Public Relations: Firing the Boss Could Mean Firing Your Brand - I Guarantee It

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When you consider firing your boss, you should also consider whether or not you're firing your brand.

When Men's Wearhouse chief George Zimmer was fired Wednesday, the brand was inundated with emails and social media posts from disgruntled customers vowing to never shop at the haberdashery again. The public relations push-back should have been expected for a brand that was built around its founder's iconic face and tagline, "You're going to like the way you look. I guarantee it."

Many companies have parted ways with their founders, and often for very good reasons. The skills needed to start a company and grow it to success are very different from the skills needed to lead a large mature company and sustain that growth. Men's Wearhouse executives may have had very sound business reasons for removing Zimmer from the helm, but they could have done a much better job dealing with the man without firing the brand.

Not every company's founder is such an integral part of its brand.

When Apple fired Steve Jobs in 1985, the company felt the loss of the millionaire genius (he went on to found NeXT and Pixar Studios) and the innovations he continuously cranked out, but the Apple brand continued without him.

Jerry Yang, one of the two founders of Yahoo! was largely unknown outside tech and investment circles. When he severed all ties with Yahoo! last year after having been pushed out of the CEO's chair a few years before, consumers hardly noticed. In fact, current Yahoo! CEO Marissa Ann Mayer, a former long-time executive and spokesperson for Google, has a much higher profile than Yang ever did.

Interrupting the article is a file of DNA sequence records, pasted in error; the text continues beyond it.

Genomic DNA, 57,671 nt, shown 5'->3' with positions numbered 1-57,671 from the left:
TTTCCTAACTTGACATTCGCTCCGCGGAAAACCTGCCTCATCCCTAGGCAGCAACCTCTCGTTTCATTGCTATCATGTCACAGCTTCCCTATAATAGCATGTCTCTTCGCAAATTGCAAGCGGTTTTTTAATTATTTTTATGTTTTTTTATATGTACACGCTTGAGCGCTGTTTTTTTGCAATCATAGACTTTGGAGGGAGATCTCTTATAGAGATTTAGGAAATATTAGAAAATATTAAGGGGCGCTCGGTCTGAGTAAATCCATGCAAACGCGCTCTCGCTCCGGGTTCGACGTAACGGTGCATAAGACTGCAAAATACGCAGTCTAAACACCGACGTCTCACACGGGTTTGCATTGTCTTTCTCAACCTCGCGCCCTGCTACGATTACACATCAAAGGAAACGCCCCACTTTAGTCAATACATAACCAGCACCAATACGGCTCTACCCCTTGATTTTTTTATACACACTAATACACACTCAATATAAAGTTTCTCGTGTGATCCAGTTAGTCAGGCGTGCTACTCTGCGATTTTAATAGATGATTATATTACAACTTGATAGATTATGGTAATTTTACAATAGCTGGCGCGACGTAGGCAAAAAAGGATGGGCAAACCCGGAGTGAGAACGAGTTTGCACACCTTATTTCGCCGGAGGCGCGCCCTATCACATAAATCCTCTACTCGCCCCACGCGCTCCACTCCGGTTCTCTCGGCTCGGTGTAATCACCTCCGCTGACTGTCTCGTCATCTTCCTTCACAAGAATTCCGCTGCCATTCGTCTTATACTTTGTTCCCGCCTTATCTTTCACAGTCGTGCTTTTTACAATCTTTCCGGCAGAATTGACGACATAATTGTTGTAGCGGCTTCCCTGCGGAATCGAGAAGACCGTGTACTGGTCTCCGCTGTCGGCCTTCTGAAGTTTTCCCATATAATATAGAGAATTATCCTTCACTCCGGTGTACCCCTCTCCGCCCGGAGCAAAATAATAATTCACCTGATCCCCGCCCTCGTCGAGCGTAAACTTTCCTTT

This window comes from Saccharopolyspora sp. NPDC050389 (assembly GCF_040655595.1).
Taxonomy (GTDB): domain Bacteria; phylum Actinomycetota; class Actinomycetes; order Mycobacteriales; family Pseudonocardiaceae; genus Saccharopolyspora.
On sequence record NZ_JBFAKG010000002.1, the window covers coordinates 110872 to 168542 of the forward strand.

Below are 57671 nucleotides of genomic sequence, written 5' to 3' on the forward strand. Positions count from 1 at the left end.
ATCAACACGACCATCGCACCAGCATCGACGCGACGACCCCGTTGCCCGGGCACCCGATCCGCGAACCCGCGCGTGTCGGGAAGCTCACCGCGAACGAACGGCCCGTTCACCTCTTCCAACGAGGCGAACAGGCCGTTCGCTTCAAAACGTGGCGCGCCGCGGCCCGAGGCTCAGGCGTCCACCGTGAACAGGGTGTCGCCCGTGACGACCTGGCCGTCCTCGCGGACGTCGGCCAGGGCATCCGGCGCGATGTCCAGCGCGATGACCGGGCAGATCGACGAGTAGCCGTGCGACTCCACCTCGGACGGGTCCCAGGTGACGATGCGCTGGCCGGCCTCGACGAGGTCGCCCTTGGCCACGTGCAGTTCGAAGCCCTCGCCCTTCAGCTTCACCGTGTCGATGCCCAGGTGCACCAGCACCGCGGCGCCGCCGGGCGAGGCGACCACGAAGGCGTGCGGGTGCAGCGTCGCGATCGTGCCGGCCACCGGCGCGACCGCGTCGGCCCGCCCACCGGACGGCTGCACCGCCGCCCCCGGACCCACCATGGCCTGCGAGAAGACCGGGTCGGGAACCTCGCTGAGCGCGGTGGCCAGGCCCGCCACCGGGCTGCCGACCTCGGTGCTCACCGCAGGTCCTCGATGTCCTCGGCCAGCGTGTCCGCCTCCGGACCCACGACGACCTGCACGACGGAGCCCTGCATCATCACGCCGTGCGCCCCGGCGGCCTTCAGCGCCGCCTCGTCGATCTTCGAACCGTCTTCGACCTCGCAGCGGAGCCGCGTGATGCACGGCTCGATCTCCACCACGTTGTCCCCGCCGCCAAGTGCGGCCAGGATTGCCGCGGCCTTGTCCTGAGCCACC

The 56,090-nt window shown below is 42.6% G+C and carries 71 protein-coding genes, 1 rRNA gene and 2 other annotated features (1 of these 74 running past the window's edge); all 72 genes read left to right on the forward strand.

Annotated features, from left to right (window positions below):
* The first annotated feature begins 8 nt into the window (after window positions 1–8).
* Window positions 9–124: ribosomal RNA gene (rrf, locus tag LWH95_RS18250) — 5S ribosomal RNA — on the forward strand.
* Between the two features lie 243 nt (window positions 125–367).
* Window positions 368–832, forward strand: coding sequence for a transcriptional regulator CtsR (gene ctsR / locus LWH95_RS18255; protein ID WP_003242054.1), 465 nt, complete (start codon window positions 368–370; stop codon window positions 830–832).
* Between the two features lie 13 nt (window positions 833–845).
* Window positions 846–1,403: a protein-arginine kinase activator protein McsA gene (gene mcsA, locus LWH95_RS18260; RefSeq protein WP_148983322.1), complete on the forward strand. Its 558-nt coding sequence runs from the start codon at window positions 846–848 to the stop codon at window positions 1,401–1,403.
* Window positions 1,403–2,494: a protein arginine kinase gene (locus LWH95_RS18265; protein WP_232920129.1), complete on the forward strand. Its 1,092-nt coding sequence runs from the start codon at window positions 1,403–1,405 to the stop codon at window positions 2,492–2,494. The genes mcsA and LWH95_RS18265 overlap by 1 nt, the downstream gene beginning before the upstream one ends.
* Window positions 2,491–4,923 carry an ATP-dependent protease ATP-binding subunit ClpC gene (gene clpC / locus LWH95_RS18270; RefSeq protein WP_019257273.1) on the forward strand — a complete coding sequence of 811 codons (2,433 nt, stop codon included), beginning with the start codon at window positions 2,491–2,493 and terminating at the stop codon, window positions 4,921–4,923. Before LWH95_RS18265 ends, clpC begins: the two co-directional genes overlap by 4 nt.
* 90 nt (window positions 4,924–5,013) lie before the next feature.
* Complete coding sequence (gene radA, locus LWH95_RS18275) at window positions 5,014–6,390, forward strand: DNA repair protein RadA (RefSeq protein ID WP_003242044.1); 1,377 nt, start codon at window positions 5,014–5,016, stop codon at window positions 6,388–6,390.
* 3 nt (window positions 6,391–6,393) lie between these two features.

That means Yahoo! should be careful about how it handles Mayer. It's possible she could become a major part of its brand. That's what happened when Steve Jobs returned to Apple in 1997. Jobs' success turning Apple around and making the brand synonymous with technical innovation also made it synonymous with him. When he fell ill, Apple's sales and stock suffered with him. Since his death, the company has struggled to recover on two fronts: innovation and public perception.

This shows it isn't always a company's fault when it loses its founder and the face of its brand. In the years since Wendy's founder Dave Thomas' death, the company has struggled and steadily lost market share. Wendy's efforts to replace Thomas with his daughter (and company namesake) Melinda "Wendy" Morse have had mixed results. The brand has recovered a bit and, like KFC before it, is trying to resurrect its founder in its branding with archive clips and references to his charitable efforts.

A brand is not the products it sells, it is the image it creates in the minds of potential customers.

Most companies can get away with firing the entrepreneurs that founded them when the company outgrows the startup label, but when that founder is an integral part of the image it has created in its customers' minds, it's impossible to fire him without damaging the brand. Jos. A. Bank could fire Joseph A. Bank (if he exists) and get away with it but Men's Wearhouse made a foolish and potentially fatal mistake when it fired George Zimmer. I guarantee it.

Topics: Public Relations, Crisis PR, Reputation Management

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